Get Staff and Inmates Involved
HMYOI Deerbolt has implemented a lot of initiatives that have helped create a “green” culture within the prison. Site manager Brian Coats says that it has been shown that you can save up to 20% of your energy bills without any investment. One way they have done this is by getting the inmates and staff thinking green. They hold ongoing greening committees that allow inmates to create ideas to reduce energy consumption. There is also an incentive program for inmates who are caught saving energy. Staff trainings include ways staff can save energy in their own homes and show them how much money the facility spends on energy compared to other things like C&R equipment. This has given the staff an incentive to change their energy-consuming habits in order to get things they want.

What types of energy-saving tactics has your facility used? We’d love to hear from you.
To get more tips on how correctional facilities can save money, follow this blog. For water-saving ideas, see our previous blog.

mwentworth Uncategorized

How to Plan for Reducing Water Consumption

October 28th, 2010

For those in charge of building correctional facilities, you understand the looming budgetary crisis that is at the forefront of every decision made within the facility. There is no doubt that by implementing environmentally friendly practices and technologies within the building design future operational costs will decrease and operators will be able to run their facilities within budget and be able to invest in security and rehabilitative measures.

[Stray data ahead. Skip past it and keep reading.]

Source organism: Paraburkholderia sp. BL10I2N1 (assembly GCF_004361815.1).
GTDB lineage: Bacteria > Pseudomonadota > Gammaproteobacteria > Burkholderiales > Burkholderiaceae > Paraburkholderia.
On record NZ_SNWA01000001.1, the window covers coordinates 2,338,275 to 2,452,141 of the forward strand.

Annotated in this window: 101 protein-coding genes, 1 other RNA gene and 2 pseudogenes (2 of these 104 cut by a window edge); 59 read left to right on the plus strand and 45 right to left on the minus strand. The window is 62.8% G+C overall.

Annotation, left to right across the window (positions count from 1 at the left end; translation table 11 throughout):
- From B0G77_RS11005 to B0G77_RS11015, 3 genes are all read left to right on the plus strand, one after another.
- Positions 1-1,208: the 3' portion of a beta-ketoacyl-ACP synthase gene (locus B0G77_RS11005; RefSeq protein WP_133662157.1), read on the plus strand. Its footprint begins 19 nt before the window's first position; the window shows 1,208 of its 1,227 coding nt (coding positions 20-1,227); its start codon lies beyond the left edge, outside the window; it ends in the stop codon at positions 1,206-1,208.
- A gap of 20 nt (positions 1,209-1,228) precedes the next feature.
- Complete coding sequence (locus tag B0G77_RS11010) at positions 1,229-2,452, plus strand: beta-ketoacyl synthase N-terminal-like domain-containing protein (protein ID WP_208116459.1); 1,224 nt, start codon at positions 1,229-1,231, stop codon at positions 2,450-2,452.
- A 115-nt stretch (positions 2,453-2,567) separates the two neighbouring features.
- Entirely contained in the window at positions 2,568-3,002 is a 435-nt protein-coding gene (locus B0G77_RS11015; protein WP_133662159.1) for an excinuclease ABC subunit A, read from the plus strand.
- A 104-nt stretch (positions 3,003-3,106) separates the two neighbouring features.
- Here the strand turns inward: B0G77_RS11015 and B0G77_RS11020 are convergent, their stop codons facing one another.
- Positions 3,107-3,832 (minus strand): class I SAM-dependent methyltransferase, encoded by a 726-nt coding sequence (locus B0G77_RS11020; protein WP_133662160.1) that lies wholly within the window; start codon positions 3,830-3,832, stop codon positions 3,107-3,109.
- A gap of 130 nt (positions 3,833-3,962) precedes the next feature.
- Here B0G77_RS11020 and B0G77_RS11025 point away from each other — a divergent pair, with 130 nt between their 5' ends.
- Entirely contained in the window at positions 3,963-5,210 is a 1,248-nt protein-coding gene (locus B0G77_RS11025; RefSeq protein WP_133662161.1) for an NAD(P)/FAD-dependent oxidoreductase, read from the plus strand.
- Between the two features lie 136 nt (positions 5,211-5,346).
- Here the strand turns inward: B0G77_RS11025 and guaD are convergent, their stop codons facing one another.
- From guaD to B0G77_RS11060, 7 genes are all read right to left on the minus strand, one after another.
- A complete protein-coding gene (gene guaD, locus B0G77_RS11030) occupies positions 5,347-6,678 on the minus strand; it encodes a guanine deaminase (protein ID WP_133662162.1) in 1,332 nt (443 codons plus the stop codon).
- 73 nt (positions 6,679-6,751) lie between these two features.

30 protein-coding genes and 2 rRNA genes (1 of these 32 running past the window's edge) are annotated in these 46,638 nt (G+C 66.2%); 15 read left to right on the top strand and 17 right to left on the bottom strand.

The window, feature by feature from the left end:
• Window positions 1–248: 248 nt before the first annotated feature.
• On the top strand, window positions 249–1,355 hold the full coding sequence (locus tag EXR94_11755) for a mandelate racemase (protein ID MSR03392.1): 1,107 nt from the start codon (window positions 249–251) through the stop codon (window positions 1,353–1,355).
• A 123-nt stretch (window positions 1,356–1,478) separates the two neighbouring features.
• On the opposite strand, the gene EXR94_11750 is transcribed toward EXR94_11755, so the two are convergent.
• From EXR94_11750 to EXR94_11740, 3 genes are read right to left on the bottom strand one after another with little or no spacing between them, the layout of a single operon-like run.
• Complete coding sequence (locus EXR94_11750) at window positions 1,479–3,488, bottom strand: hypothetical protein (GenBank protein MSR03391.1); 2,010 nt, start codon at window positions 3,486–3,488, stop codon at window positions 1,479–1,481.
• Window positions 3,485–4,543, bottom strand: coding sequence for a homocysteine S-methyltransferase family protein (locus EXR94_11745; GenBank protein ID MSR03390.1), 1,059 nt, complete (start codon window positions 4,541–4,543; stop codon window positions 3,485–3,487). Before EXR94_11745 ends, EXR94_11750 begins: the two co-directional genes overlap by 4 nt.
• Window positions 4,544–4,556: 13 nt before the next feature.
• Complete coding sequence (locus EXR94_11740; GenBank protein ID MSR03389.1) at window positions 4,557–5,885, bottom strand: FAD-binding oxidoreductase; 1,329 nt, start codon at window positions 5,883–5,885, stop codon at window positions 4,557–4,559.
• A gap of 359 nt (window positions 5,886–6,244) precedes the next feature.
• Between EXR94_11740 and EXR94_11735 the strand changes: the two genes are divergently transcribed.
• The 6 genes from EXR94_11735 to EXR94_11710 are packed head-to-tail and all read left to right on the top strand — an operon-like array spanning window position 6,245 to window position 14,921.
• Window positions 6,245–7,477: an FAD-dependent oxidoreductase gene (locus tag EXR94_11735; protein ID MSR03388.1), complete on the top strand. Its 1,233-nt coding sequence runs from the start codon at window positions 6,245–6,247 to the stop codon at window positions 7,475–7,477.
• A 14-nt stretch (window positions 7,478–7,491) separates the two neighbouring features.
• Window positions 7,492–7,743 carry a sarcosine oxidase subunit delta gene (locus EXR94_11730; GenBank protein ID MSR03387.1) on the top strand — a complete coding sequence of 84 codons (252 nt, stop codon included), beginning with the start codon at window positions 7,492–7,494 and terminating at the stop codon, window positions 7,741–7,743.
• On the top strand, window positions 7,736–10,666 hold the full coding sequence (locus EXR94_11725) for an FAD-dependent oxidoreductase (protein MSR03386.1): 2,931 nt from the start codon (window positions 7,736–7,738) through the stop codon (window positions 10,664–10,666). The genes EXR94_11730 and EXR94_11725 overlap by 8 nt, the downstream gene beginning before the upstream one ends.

But making a correctional facility more environmentally friendly is a challenging task when taking into account security, regulatory restrictions and the 24-hour occupancy levels and usage needs. One specific problem is water consumption. From showers, laundry, kitchens and landscaping, large amounts of water are consumed within prison facilities. According to Supply Link, the R.J. Donovan Correctional Facility in San Diego, Calif., housing 4,000 inmates and 1,300 support staff, uses over 290 million gallons of water per year. The cost: $1,900,000. Here are some tips on how to minimize consumption.